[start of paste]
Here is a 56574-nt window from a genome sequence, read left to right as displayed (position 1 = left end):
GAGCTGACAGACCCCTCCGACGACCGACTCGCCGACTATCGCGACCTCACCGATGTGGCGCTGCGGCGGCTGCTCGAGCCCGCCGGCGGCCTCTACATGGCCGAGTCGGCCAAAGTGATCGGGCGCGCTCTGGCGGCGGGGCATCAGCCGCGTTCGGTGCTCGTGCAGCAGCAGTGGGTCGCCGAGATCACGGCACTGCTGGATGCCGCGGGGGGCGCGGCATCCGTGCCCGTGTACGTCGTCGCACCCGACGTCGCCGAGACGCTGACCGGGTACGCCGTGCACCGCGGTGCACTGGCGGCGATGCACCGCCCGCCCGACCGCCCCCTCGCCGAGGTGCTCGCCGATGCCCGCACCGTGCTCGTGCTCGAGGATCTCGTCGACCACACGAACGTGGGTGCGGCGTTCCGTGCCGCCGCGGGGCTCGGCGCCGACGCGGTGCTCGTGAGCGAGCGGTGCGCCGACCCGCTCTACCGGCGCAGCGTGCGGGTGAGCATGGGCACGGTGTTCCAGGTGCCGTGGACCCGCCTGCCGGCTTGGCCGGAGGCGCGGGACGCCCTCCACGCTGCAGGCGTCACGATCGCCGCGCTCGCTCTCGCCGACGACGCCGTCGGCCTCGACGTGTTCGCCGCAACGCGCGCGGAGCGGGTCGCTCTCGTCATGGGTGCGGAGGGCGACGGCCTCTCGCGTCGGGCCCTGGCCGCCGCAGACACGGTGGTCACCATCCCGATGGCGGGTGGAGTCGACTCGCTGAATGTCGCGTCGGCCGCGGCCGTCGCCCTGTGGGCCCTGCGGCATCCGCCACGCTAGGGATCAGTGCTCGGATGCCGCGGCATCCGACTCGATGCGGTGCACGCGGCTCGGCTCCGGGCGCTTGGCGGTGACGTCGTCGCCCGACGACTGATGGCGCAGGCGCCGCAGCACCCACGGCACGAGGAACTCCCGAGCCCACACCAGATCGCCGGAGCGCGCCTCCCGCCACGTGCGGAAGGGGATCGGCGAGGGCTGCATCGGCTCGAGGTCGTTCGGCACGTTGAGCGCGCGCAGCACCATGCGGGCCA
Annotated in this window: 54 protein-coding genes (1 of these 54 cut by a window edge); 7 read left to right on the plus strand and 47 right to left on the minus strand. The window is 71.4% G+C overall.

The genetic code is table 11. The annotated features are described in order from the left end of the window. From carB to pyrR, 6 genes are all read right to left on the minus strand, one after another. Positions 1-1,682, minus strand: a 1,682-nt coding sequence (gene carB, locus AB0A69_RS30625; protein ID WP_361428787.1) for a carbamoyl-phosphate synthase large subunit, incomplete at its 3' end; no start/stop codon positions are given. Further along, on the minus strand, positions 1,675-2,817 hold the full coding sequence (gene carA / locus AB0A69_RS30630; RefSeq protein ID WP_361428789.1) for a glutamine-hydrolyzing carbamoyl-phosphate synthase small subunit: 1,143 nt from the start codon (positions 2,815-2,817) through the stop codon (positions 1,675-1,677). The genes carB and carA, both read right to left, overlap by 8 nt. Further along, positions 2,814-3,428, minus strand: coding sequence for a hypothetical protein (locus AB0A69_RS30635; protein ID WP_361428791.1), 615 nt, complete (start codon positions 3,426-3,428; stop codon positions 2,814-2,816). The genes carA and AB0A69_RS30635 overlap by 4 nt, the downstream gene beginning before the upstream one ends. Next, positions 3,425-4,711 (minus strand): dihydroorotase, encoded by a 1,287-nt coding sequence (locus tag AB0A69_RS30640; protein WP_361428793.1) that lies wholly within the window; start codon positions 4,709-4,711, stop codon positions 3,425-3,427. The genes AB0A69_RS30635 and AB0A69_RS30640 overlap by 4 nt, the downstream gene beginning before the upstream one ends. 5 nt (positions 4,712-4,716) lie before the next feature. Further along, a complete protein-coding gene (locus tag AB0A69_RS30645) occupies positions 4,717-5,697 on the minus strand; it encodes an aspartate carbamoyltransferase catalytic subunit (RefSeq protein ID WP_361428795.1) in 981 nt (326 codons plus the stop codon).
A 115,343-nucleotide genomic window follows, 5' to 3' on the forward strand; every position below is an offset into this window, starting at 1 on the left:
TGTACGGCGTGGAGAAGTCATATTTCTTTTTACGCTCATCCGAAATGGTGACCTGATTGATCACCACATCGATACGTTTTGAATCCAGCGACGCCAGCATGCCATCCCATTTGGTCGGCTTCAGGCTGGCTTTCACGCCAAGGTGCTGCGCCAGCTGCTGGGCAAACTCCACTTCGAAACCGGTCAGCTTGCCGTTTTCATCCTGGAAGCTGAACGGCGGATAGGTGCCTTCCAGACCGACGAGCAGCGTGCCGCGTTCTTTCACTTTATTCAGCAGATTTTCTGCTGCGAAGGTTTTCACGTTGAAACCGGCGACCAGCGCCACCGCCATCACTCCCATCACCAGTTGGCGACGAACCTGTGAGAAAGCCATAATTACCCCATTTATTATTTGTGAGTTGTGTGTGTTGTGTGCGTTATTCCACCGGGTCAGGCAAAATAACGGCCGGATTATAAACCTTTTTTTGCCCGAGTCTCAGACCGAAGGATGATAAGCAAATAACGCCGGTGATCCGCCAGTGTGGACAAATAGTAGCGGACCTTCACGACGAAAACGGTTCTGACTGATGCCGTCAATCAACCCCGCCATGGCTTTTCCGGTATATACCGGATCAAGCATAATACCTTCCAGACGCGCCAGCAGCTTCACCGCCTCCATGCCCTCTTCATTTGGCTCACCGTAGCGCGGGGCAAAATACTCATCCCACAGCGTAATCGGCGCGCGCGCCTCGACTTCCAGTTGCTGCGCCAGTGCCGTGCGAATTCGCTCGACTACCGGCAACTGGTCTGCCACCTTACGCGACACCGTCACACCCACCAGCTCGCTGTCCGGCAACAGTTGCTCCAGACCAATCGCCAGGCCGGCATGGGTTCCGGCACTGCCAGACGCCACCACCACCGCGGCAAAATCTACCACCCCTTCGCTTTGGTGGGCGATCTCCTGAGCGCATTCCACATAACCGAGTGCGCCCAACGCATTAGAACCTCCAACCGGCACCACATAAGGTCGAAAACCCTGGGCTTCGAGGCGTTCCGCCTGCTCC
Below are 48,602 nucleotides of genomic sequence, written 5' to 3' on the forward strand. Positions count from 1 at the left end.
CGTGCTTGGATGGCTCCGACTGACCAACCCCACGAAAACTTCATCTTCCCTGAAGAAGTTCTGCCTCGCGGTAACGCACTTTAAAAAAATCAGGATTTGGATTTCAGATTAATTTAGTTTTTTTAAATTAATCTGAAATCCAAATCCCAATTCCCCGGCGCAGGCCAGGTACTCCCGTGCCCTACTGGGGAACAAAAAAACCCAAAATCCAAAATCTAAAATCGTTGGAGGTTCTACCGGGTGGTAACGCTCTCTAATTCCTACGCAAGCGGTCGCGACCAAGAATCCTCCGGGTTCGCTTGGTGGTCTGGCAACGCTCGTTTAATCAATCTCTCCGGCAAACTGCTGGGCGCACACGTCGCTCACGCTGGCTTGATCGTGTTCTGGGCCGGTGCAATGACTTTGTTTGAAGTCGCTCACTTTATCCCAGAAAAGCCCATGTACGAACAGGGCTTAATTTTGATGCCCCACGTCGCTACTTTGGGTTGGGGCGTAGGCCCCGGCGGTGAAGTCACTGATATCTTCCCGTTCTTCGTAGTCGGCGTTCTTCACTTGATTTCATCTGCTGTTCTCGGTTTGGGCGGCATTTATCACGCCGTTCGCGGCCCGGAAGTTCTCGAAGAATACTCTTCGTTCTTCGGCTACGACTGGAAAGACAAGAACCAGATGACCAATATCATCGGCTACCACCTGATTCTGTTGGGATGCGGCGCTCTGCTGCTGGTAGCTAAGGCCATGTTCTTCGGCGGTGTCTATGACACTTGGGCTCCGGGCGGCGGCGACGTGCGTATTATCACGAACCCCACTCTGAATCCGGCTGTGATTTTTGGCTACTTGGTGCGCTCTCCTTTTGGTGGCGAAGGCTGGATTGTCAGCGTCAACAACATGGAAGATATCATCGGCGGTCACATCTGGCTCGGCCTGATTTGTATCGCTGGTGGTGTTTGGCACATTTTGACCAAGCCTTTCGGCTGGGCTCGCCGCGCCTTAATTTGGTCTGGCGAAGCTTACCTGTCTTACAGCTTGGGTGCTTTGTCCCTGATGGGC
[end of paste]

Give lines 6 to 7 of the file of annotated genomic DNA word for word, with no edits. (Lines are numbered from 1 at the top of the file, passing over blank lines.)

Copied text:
TGTACGGCGTGGAGAAGTCATATTTCTTTTTACGCTCATCCGAAATGGTGACCTGATTGATCACCACATCGATACGTTTTGAATCCAGCGACGCCAGCATGCCATCCCATTTGGTCGGCTTCAGGCTGGCTTTCACGCCAAGGTGCTGCGCCAGCTGCTGGGCAAACTCCACTTCGAAACCGGTCAGCTTGCCGTTTTCATCCTGGAAGCTGAACGGCGGATAGGTGCCTTCCAGACCGACGAGCAGCGTGCCGCGTTCTTTCACTTTATTCAGCAGATTTTCTGCTGCGAAGGTTTTCACGTTGAAACCGGCGACCAGCGCCACCGCCATCACTCCCATCACCAGTTGGCGACGAACCTGTGAGAAAGCCATAATTACCCCATTTATTATTTGTGAGTTGTGTGTGTTGTGTGCGTTATTCCACCGGGTCAGGCAAAATAACGGCCGGATTATAAACCTTTTTTTGCCCGAGTCTCAGACCGAAGGATGATAAGCAAATAACGCCGGTGATCCGCCAGTGTGGACAAATAGTAGCGGACCTTCACGACGAAAACGGTTCTGACTGATGCCGTCAATCAACCCCGCCATGGCTTTTCCGGTATATACCGGATCAAGCATAATACCTTCCAGACGCGCCAGCAGCTTCACCGCCTCCATGCCCTCTTCATTTGGCTCACCGTAGCGCGGGGCAAAATACTCATCCCACAGCGTAATCGGCGCGCGCGCCTCGACTTCCAGTTGCTGCGCCAGTGCCGTGCGAATTCGCTCGACTACCGGCAACTGGTCTGCCACCTTACGCGACACCGTCACACCCACCAGCTCGCTGTCCGGCAACAGTTGCTCCAGACCAATCGCCAGGCCGGCATGGGTTCCGGCACTGCCAGACGCCACCACCACCGCGGCAAAATCTACCACCCCTTCGCTTTGGTGGGCGATCTCCTGAGCGCATTCCACATAACCGAGTGCGCCCAACGCATTAGAACCTCCAACCGGCACCACATAAGGTCGAAAACCCTGGGCTTCGAGGCGTTCCGCCTGCTCC
Below are 48,602 nucleotides of genomic sequence, written 5' to 3' on the forward strand. Positions count from 1 at the left end.